The End of TV?

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The cable TV business had its worst year ever in 2013, and both cable and broadcast TV have seen negative ratings growth since 2011. Why are people shutting off their cable service, and how can you do the same?

A Fuzzy Picture

5 million
People who abandoned their cable and broadband subscriptions between 2010 and 2013; that’s about the same as the combined populations of Chicago and Houston simply no longer watching cable TV
Nearly 1 in 4
Charter Communications subscribers who are broadband-only, indicating that many people are getting their entertainment online or through mobile apps
22.8%
Growth in cable-dropping in 2013

It’s Not Just About Cable — We’re Watching Less TV

Estimated number of active users in the U.S.
294,000,000 TV
200,000,000 Facebook
235,000,000 Google
As you can see, Facebook and Google aren’t far behind TV, and TV had about a 50-year head start.

Why Ditch TV?

Simple: It’s expensive.
77%
Increase in cost of cable services since 1996
$60
Typical monthly bill for most basic service
$7.99
Monthly cost for Netflix streaming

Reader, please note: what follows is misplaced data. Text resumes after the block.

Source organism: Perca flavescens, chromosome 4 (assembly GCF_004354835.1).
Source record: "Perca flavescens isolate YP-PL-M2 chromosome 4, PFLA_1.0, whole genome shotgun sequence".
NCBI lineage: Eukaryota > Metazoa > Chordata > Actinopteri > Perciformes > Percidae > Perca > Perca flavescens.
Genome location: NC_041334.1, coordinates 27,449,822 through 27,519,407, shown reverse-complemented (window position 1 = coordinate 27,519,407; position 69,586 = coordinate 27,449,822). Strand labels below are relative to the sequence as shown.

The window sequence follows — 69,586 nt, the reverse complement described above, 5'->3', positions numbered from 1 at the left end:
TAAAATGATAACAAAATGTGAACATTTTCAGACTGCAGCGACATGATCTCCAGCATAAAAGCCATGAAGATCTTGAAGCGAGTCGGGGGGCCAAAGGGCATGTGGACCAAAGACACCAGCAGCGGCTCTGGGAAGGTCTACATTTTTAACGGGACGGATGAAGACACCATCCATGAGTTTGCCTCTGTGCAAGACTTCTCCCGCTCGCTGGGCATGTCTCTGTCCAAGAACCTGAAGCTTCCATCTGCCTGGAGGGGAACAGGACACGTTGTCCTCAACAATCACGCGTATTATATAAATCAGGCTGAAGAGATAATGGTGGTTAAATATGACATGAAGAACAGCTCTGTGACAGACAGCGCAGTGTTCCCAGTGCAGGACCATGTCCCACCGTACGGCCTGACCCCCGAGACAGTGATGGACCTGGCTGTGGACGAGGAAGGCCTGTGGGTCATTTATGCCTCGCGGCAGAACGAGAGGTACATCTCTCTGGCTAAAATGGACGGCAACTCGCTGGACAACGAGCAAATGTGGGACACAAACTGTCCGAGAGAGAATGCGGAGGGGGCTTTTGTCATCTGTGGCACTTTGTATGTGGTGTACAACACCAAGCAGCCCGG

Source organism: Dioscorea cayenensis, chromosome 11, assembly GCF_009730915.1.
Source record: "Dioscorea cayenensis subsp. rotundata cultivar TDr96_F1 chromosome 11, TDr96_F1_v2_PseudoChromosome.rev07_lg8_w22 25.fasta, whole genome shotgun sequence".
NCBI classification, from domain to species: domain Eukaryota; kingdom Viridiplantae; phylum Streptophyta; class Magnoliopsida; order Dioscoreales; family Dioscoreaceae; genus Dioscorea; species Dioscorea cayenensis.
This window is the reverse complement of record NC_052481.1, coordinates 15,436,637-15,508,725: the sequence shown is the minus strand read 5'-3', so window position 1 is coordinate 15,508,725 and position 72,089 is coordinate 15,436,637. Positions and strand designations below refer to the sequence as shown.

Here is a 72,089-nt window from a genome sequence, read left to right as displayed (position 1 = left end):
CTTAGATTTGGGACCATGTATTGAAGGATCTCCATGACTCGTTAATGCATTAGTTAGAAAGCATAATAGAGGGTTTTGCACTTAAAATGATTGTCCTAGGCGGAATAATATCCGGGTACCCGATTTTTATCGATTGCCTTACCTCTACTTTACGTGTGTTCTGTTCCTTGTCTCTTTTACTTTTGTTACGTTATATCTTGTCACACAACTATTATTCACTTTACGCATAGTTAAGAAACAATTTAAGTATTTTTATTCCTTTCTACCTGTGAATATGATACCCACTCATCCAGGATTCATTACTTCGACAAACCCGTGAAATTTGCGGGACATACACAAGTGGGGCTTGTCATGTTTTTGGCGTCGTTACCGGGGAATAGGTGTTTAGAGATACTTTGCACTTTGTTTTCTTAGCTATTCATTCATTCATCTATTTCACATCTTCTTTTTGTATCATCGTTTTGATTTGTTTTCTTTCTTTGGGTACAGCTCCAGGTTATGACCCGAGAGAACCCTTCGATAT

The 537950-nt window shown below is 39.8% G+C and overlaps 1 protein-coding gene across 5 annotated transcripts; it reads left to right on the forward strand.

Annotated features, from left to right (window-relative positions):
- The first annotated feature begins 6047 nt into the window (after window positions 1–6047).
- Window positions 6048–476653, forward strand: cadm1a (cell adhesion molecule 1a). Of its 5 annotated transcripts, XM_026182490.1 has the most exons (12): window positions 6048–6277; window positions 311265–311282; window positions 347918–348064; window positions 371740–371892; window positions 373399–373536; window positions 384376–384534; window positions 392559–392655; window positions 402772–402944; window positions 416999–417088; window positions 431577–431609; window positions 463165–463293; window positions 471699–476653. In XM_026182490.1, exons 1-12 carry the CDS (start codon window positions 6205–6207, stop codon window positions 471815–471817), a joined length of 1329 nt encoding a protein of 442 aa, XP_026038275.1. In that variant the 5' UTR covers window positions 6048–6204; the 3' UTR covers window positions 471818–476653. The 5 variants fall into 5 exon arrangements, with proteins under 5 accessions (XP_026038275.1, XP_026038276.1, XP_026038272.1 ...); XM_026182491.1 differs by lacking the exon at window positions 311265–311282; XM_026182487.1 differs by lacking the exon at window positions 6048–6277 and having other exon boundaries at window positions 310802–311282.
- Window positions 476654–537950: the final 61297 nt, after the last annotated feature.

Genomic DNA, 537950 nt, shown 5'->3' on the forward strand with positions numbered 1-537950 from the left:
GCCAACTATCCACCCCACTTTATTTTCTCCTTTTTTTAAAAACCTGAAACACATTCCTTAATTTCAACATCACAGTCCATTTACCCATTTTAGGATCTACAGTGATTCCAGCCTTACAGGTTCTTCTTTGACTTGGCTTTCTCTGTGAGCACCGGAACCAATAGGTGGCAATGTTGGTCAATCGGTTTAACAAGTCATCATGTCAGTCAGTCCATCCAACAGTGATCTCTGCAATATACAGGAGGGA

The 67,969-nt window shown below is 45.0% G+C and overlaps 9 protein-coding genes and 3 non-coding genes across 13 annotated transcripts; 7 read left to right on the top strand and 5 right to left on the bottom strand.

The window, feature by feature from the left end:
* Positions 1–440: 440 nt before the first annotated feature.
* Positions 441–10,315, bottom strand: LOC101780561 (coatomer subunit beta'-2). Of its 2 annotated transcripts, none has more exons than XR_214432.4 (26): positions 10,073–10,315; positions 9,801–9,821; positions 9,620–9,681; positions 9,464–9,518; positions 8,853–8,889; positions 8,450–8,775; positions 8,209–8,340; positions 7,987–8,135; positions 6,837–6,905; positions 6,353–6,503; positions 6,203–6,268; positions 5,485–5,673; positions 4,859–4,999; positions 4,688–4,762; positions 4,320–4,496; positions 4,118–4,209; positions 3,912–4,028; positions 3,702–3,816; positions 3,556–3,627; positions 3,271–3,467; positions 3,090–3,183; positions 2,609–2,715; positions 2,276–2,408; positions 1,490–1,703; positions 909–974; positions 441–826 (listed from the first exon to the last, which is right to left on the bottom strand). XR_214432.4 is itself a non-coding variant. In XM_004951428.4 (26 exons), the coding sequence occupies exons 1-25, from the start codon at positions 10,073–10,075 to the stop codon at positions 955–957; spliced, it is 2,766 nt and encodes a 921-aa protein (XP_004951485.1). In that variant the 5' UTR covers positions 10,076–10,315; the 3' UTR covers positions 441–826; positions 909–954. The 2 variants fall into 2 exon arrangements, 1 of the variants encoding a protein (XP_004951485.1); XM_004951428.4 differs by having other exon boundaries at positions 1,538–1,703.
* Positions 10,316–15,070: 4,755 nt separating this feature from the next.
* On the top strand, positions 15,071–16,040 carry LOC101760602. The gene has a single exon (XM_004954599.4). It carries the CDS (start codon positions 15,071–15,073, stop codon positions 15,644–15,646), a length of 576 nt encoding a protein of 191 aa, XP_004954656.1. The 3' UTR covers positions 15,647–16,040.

Want to Cut the Cord? Here’s How

If you don’t care about watching any TV programming, you can simply cancel your service. But if you, like millions of others, still want to be able to watch programming, here are some of your options (the legal ones, anyway):
Antenna
Remember the days when you could watch network television for free? Those under 25, ask your parents. Those channels are still available for free if you have an antenna. No, we aren’t talking about the clunky rabbit ears. Antennas have changed in looks and performance. They’re digital now, and they pick up a lot more stations than they did before in striking clarity.
Set-top box
Another way to get free network TV is to choose your hardware for on-demand programming delivered via your Internet connection. You may already have this capability in an existing device, including Xbox, PlayStation or Wii; or smart TV or Blu-ray player with built-in Wi-Fi.
DVI to HDMI cables
These little cables help sync your computer’s feed to your TV. This way you can access any website you choose and have it played directly on your TV. You can take your pick between any number of streaming sites and all you need is a secure Internet connection. The cables are usually about $6.
Roku
Roku offers more than 300 channels, from Amazon to Angry Birds. The box also streams Internet radio like Pandora, in addition to games, apps and video.

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SOURCES:
http://www.businessinsider.com
http://www.forbes.com
http://abcnews.go.com
http://www.nytimes.com
http://www.thewire.com